A telling dedication is made deep in the liner booklet, a tribute to Dave van Ronk, and Kelly Joe Phelps is most certainly at one with that departed estimable, not to mention Townes van Zandt and others who have tended to pursue a more individualistic forte in their musicianship. Phelps has a quintet of guys instrumentally backing him at various points on this disc, but the emphasis is quite firmly on his fingerpicked acoustic guitar (also banjo & melodica), often playing a lullaby-nocturned refrain, and on his most frequently soft voice.
Like prime examples of the riveting folk tradition's literacy, the writer's verses here are packed with observances of the paradoxical and subtle, as in The Anvil:
A frown may give away something right
Spanish Hands has the quintessential forlornness of a Nick Drake masterpiece—and, yes, it sounds as though John Cale's invisible hand is there as well—but Scapegoat demonstrates that Phelps can get down with the best of them in a short jammin' banjo demonstration a la John Hartford. Big Shaky carries a Rick Roberts element, informed with big sky and grey clouds, smooth, soft, and catchy. Nothing is overblown, quite the opposite in fact, though some of the recessed instruments are very impressive for their dexterities despite each cut's overall feel of a night river silently wending to destinations unknown.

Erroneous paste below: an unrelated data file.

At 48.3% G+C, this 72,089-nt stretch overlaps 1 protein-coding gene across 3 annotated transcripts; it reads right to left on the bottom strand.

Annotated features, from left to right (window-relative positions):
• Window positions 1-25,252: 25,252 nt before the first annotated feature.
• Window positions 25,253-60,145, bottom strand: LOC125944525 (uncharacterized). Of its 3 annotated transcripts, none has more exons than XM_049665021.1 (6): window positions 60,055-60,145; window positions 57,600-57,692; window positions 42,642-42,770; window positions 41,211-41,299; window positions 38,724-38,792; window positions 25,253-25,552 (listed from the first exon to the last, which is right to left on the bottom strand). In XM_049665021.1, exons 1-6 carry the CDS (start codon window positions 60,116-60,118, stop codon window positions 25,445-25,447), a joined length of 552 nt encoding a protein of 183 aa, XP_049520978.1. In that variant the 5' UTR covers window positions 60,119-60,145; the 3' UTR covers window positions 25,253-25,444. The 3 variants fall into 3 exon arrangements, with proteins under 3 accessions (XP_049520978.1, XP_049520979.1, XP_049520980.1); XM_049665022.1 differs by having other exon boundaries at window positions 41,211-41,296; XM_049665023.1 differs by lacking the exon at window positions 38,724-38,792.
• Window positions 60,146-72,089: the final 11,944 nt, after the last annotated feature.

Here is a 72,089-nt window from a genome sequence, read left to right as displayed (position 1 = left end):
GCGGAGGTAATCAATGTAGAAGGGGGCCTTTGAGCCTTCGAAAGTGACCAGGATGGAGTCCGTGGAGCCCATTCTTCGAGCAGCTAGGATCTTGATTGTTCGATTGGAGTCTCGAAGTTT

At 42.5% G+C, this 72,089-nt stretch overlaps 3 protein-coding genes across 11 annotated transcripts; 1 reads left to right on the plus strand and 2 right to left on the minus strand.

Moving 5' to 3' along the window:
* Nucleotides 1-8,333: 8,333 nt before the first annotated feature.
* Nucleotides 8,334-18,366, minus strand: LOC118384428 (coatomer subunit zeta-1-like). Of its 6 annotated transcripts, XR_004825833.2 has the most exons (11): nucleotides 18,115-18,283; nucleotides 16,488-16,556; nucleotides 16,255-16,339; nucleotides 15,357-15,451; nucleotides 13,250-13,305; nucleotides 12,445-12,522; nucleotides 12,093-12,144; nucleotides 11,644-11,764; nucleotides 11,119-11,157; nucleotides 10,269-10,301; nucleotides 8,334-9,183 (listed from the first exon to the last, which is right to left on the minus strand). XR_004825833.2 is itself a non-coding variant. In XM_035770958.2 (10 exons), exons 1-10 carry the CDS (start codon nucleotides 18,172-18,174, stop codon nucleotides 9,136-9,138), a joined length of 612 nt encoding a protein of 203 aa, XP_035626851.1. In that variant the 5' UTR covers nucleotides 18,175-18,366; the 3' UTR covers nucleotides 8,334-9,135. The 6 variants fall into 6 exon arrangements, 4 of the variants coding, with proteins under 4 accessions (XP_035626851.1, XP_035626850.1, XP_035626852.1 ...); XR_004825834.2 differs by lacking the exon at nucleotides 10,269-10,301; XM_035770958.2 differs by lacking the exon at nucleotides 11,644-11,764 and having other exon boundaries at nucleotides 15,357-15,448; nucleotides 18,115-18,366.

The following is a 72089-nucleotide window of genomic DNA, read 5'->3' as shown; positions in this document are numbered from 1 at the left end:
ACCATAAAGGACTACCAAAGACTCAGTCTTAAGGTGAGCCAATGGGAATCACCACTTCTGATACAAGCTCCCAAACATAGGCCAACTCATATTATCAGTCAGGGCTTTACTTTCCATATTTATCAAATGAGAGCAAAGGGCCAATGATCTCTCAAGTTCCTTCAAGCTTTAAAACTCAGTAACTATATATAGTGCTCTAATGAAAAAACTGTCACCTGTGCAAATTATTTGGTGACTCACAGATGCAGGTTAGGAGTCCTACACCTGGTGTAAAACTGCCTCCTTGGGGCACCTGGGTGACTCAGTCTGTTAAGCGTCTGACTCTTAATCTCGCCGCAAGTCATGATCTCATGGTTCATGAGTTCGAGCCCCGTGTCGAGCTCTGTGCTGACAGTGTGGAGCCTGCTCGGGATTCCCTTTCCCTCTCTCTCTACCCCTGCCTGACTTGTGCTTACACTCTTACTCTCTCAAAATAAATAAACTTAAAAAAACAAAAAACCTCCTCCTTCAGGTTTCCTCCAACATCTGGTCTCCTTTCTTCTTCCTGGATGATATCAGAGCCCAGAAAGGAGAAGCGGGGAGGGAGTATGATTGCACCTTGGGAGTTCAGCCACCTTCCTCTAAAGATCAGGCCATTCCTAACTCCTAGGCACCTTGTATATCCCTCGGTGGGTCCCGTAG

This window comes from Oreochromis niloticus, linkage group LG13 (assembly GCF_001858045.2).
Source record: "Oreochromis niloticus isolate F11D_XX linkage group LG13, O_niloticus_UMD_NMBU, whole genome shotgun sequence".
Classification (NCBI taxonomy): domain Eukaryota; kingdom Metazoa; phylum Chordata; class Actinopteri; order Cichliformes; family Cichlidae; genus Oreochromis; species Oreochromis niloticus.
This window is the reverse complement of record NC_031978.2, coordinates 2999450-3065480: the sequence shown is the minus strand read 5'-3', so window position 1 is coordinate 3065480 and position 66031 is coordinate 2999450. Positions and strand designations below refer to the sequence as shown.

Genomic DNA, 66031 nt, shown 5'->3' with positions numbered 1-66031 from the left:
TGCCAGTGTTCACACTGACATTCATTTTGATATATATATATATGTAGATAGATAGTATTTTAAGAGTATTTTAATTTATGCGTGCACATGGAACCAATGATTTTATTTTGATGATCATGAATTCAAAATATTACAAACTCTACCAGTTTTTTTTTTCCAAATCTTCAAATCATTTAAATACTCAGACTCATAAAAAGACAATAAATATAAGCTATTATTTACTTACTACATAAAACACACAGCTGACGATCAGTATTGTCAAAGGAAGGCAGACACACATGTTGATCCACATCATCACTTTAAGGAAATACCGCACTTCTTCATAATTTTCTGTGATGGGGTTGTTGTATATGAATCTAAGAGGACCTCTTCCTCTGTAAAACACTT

Tunesmith Retrofit is a release of uncommon music, a strong draught of the sort of craftsmanship that's being left behind all too heedlessly (though it must be said that the Fleming Artists roster, in which Phelps figures, is singularly attentive to rescuing it) and might one day, God forbid, disappear altogether. Therefore, grab this stuff while you can, there's just too precious little of it at any time.
Edited by: David N. Pyles
Copyright 2009, Peterborough Folk Music Society.
This review may be reprinted with prior permission and attribution.
Website design by David N. Pyles